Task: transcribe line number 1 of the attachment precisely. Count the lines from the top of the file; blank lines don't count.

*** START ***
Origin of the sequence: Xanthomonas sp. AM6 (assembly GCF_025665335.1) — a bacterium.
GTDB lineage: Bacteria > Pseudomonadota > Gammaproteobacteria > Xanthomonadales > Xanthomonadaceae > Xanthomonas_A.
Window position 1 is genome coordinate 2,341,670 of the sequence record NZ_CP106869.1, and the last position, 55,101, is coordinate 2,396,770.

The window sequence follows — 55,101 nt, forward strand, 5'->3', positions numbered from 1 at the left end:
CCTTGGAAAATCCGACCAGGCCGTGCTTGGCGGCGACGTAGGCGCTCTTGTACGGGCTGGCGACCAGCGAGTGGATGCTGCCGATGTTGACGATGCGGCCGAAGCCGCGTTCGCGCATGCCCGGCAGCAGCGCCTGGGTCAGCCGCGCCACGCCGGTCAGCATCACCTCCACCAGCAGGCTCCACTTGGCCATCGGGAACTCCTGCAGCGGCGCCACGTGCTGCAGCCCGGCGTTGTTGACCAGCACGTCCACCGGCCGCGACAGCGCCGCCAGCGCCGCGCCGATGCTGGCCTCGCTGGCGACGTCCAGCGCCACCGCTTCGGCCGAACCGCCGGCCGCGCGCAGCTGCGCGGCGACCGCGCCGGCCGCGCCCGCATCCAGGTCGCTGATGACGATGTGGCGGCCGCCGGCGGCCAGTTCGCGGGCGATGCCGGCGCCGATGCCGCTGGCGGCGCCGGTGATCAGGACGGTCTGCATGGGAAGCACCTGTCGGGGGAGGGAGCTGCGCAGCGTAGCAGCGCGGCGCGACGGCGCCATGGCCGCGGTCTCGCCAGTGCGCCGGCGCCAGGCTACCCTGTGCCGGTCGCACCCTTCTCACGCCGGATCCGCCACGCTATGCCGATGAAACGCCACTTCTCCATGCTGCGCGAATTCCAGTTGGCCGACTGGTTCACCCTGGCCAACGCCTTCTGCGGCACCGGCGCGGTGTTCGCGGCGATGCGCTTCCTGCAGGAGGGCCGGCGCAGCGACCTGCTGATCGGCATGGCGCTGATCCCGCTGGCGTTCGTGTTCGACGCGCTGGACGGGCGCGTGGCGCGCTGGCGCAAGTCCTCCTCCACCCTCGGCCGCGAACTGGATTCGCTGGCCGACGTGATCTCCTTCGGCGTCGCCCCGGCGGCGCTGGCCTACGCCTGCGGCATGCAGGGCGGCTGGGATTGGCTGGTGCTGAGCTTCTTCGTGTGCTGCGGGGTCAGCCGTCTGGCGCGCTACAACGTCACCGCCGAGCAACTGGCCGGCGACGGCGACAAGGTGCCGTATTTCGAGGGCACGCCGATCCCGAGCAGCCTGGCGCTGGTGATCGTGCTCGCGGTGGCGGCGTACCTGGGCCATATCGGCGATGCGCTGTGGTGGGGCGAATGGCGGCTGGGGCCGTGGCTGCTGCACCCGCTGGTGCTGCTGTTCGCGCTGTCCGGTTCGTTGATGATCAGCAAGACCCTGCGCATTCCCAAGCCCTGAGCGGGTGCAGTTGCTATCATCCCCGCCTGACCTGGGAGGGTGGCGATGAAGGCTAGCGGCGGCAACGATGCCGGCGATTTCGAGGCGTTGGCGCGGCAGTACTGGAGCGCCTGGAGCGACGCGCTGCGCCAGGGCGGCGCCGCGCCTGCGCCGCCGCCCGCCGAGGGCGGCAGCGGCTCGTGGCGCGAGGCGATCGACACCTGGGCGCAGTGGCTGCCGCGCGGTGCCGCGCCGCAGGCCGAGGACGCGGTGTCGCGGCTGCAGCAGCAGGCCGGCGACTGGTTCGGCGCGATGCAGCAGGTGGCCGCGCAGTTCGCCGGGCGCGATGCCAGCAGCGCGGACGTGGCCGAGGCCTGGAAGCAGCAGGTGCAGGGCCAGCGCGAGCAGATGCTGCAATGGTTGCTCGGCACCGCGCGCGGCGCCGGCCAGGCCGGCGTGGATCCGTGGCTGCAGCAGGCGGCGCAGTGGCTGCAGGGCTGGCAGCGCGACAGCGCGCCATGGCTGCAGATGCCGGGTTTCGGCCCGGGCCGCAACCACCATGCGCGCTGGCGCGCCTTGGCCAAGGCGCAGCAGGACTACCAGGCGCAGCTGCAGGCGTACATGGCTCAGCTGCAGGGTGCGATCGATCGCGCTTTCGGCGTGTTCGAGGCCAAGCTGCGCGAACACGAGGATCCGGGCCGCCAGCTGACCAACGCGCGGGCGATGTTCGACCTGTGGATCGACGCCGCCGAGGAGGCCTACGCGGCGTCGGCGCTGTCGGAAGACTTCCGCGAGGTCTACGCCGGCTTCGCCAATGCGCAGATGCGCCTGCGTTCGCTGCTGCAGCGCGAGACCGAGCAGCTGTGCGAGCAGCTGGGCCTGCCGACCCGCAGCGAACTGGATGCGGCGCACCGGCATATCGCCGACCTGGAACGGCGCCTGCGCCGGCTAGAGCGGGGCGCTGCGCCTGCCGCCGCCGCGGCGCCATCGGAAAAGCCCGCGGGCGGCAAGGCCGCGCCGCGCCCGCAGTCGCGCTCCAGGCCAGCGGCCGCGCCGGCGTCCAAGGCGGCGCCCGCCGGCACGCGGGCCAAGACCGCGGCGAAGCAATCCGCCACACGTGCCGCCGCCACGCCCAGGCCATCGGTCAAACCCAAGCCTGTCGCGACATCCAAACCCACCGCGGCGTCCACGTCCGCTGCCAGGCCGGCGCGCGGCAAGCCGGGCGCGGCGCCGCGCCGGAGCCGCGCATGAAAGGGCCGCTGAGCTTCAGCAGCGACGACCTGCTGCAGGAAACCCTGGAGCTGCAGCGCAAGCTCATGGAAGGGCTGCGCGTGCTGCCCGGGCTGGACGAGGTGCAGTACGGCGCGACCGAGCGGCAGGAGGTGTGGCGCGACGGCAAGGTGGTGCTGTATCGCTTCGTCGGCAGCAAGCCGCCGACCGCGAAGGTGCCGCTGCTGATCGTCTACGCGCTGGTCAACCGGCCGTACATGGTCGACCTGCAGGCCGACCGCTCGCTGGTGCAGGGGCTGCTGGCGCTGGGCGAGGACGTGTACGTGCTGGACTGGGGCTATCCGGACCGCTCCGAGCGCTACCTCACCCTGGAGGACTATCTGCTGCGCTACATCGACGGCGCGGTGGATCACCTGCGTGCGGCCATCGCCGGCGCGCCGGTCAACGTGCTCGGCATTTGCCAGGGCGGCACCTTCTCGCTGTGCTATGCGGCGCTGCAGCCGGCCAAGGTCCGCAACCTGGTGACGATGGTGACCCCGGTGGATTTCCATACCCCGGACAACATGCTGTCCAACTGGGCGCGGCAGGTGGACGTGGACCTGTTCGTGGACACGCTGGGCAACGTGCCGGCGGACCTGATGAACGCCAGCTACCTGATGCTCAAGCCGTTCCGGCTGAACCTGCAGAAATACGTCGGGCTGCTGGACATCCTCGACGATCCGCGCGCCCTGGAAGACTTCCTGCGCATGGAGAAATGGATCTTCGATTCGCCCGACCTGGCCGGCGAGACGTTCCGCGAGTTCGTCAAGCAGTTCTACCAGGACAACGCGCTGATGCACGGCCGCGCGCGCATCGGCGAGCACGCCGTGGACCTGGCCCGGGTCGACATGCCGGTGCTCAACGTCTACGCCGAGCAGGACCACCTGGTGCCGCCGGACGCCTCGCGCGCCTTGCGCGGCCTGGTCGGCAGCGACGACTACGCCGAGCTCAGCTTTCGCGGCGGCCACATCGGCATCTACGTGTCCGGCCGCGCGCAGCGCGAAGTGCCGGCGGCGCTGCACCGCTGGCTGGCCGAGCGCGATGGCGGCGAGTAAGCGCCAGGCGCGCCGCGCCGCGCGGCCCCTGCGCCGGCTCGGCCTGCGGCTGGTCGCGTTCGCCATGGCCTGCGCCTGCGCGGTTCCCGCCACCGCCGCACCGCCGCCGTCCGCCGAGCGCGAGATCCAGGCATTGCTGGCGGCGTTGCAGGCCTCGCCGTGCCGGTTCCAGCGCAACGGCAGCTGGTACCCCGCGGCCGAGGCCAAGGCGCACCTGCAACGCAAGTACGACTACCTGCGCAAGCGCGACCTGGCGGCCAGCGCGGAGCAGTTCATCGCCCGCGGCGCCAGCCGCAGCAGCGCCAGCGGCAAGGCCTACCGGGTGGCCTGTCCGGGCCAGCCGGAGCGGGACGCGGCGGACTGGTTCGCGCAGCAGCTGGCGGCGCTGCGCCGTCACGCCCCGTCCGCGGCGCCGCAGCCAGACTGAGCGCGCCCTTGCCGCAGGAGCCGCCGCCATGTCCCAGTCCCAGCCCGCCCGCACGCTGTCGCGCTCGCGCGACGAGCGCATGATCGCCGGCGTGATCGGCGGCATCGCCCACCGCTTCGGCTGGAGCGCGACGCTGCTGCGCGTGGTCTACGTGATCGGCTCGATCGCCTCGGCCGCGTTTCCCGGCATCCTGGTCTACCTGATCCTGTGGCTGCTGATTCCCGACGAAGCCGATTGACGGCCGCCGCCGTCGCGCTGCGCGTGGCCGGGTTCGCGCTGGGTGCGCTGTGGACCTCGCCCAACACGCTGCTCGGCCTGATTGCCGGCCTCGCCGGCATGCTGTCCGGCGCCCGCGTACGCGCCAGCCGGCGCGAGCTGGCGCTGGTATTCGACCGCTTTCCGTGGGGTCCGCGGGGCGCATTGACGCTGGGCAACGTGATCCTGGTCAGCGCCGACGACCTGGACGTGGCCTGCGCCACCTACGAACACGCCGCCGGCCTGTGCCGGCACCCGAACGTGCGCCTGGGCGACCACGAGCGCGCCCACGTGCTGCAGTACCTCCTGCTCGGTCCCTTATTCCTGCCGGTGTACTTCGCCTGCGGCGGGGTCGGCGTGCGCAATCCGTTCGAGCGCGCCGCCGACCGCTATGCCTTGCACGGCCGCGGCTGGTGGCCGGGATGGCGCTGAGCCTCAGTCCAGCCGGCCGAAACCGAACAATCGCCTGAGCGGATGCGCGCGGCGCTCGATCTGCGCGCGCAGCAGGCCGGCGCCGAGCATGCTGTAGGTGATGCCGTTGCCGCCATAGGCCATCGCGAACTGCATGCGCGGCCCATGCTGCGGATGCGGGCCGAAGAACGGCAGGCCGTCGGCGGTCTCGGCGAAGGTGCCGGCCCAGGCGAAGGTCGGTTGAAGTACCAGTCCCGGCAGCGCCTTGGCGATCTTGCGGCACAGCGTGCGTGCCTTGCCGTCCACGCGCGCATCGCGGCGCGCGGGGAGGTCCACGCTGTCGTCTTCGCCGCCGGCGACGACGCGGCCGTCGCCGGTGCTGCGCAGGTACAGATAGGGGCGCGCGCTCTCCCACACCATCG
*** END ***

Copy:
Origin of the sequence: Xanthomonas sp. AM6 (assembly GCF_025665335.1) — a bacterium.